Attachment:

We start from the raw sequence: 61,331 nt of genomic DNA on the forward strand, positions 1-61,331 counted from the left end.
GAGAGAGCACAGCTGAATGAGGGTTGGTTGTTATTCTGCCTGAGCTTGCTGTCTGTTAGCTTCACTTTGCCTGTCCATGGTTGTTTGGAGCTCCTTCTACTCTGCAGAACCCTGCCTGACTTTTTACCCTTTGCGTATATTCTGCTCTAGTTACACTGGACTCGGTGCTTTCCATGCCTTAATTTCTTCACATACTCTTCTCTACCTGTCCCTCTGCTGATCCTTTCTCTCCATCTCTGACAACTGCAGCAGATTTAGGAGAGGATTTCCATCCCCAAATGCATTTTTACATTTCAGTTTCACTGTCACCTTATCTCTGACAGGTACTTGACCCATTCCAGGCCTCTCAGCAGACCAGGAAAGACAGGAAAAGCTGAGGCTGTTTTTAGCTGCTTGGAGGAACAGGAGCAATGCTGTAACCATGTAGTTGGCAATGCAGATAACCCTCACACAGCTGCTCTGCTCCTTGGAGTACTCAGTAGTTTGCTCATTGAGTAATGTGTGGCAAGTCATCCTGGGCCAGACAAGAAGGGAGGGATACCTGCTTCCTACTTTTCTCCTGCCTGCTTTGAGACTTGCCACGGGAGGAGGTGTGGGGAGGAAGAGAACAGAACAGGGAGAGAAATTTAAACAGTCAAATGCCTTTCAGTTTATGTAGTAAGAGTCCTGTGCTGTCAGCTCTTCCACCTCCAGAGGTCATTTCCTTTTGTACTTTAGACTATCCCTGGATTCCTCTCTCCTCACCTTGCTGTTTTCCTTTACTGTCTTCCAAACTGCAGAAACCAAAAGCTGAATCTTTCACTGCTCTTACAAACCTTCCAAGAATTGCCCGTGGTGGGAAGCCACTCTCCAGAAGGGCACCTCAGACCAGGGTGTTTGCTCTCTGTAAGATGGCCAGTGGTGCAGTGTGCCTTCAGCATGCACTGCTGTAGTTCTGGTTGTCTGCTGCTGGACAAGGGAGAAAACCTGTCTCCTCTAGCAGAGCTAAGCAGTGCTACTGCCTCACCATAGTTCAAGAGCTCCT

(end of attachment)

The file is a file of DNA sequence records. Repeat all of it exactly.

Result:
We start from the raw sequence: 61,331 nt of genomic DNA on the forward strand, positions 1-61,331 counted from the left end.
GAGAGAGCACAGCTGAATGAGGGTTGGTTGTTATTCTGCCTGAGCTTGCTGTCTGTTAGCTTCACTTTGCCTGTCCATGGTTGTTTGGAGCTCCTTCTACTCTGCAGAACCCTGCCTGACTTTTTACCCTTTGCGTATATTCTGCTCTAGTTACACTGGACTCGGTGCTTTCCATGCCTTAATTTCTTCACATACTCTTCTCTACCTGTCCCTCTGCTGATCCTTTCTCTCCATCTCTGACAACTGCAGCAGATTTAGGAGAGGATTTCCATCCCCAAATGCATTTTTACATTTCAGTTTCACTGTCACCTTATCTCTGACAGGTACTTGACCCATTCCAGGCCTCTCAGCAGACCAGGAAAGACAGGAAAAGCTGAGGCTGTTTTTAGCTGCTTGGAGGAACAGGAGCAATGCTGTAACCATGTAGTTGGCAATGCAGATAACCCTCACACAGCTGCTCTGCTCCTTGGAGTACTCAGTAGTTTGCTCATTGAGTAATGTGTGGCAAGTCATCCTGGGCCAGACAAGAAGGGAGGGATACCTGCTTCCTACTTTTCTCCTGCCTGCTTTGAGACTTGCCACGGGAGGAGGTGTGGGGAGGAAGAGAACAGAACAGGGAGAGAAATTTAAACAGTCAAATGCCTTTCAGTTTATGTAGTAAGAGTCCTGTGCTGTCAGCTCTTCCACCTCCAGAGGTCATTTCCTTTTGTACTTTAGACTATCCCTGGATTCCTCTCTCCTCACCTTGCTGTTTTCCTTTACTGTCTTCCAAACTGCAGAAACCAAAAGCTGAATCTTTCACTGCTCTTACAAACCTTCCAAGAATTGCCCGTGGTGGGAAGCCACTCTCCAGAAGGGCACCTCAGACCAGGGTGTTTGCTCTCTGTAAGATGGCCAGTGGTGCAGTGTGCCTTCAGCATGCACTGCTGTAGTTCTGGTTGTCTGCTGCTGGACAAGGGAGAAAACCTGTCTCCTCTAGCAGAGCTAAGCAGTGCTACTGCCTCACCATAGTTCAAGAGCTCCT